1. Here’s why govt should not blame S&P for refusing to upgrade India’s rating

Here’s why govt should not blame S&P for refusing to upgrade India’s rating

If the government was hoping credit-rating firm S&P would upgrade India from the current BBB-/A3 for the long- and short-terms, respectively, it was being optimistic.

By: | New Delhi | Updated: November 4, 2016 10:09 AM
sandp With forex reserves at close to 0 billion, there is enough of a cushion even if oil prices were to move up marginally—FY17 is expected to end with the CAD at 0.5% of GDP.

If the government was hoping credit-rating firm S&P would upgrade India from the current BBB-/A3 for the long- and short-terms, respectively, it was being optimistic. To be sure, India is better off than many emerging economies since it is growing faster and is therefore in a better position to address potential challenges on the fiscal and current account deficits. And it helps that commodity prices, the crash in which made the twin deficits look more attractive, are not looking like they will rise to earlier levels in a hurry. With forex reserves at close to $370 billion, there is enough of a cushion even if oil prices were to move up marginally—FY17 is expected to end with the CAD at 0.5% of GDP. And, despite a likely worsening in the country’s external liquidity metrics over the next three years, the gross external financing needs are expected to be lower than current account receipts plus usable reserves through 2018.

However, both the pace of growth of GDP and its sustainability are debatable, and could even stagnate, especially since the global economy remains sluggish. Economists at Bank of America have pointed out that, based on the old GDP series, the economy grew at an anaemic 4.2% in Q1FY17 and a modest 7.1% as per the new series. So far there is little evidence to show that lower interest rates are stimulating investments; in fact, the festive season has passed by without any serious pick up in the demand for products such as two-wheelers.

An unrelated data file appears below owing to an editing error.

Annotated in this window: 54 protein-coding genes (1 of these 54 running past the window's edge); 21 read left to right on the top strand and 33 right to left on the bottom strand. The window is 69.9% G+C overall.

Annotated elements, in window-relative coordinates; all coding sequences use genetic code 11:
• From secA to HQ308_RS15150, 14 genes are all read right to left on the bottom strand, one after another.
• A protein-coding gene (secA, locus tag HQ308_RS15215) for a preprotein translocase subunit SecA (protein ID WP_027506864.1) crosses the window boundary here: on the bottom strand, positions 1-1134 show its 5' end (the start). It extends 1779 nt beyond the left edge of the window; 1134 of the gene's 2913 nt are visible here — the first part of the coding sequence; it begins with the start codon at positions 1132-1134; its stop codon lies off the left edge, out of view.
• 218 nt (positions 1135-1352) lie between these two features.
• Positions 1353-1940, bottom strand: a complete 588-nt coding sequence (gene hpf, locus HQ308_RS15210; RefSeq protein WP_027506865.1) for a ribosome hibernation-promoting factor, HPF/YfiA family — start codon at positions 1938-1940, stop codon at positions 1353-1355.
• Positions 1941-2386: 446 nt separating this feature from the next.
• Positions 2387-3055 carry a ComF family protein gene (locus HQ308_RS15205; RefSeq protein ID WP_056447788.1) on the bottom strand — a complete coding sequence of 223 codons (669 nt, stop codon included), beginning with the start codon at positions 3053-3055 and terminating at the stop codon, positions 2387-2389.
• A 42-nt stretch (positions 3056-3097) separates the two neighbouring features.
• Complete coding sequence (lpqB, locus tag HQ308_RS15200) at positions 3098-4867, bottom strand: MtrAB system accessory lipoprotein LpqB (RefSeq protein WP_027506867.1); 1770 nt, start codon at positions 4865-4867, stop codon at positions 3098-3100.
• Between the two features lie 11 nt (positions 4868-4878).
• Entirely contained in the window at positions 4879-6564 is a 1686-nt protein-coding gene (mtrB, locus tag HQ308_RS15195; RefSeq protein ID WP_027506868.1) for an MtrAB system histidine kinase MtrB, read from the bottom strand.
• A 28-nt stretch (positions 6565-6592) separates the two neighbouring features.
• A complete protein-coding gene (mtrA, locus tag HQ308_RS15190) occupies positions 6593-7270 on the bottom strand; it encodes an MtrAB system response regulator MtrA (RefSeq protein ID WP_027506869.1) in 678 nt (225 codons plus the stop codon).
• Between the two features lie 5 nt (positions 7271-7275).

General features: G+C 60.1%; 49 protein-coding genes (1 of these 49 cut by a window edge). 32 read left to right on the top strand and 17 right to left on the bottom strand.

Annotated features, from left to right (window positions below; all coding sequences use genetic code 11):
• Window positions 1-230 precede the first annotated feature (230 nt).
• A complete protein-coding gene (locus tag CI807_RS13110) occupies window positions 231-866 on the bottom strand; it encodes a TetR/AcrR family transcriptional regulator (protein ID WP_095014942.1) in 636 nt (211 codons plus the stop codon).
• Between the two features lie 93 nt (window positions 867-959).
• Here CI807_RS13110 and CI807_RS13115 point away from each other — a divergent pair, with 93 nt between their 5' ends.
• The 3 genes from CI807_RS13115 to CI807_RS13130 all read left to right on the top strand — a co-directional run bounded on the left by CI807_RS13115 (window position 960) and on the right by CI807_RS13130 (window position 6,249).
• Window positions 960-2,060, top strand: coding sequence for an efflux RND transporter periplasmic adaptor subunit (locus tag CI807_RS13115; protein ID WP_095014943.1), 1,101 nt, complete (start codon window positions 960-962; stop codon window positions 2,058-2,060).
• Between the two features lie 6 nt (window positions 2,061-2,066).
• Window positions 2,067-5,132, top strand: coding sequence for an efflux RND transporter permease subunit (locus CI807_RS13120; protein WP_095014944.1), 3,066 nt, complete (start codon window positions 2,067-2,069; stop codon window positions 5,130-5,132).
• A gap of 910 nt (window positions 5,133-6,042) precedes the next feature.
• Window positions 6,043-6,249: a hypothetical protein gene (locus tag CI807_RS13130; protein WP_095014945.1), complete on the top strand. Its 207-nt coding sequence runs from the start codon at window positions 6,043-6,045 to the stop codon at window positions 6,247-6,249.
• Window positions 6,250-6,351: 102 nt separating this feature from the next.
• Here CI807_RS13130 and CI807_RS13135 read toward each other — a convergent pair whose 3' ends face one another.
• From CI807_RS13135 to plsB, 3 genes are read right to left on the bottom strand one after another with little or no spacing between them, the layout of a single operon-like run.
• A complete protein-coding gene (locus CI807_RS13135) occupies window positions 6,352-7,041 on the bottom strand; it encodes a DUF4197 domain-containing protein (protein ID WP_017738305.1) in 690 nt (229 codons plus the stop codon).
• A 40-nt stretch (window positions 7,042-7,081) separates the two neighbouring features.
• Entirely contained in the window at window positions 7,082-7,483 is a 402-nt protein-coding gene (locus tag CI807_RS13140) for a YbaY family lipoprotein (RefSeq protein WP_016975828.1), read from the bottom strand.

While the government is, no doubt, attempting to ease policies—which S&P has applauded—and is ushering in legislation like the bankruptcy code and GST, these measures will have an impact only over the longer term. In the next couple of years, the challenges will continue to outweigh any meaningful gains since the health of PSU banks remains precarious, the state electricity boards are still too cash-strapped to purchase either the existing power capacity or that which will be coming online soon, and the private sector still isn’t ready to invest in the absence of either local or global demand picking up meaningfully. Indeed, while the fiscal deficit looks in control, if the government was to recapitalise PSU banks at the pace required, it too would deteriorate—and, till the balance-sheet repair takes place, the banks’ inability to lend fast will act as a drag on growth. As a result, the government will remain torn between the need to recapitalise banks and increase public investment to replace private investment. That is why S&P has said “the government has little ability to undertake countercyclical fiscal policy given its current debt burden”. This limits growth in per capita income which, like it or not, is something any credit-rater needs to look at since only countries with high per capita incomes can raise taxes in a hurry—or draw down forex reserves—in order to meet impending crises; that is why, despite its current problems, China’s rating still remains high. The good news, though, is that while it will take a longer period for India’s ratings to rise, foreign investors are already seeing the potential and invested $55.5 billion in FY16, making India one of the top FDI destinations. Sustaining this, of course, will require the ratings change which the government is working towards with its reforms.

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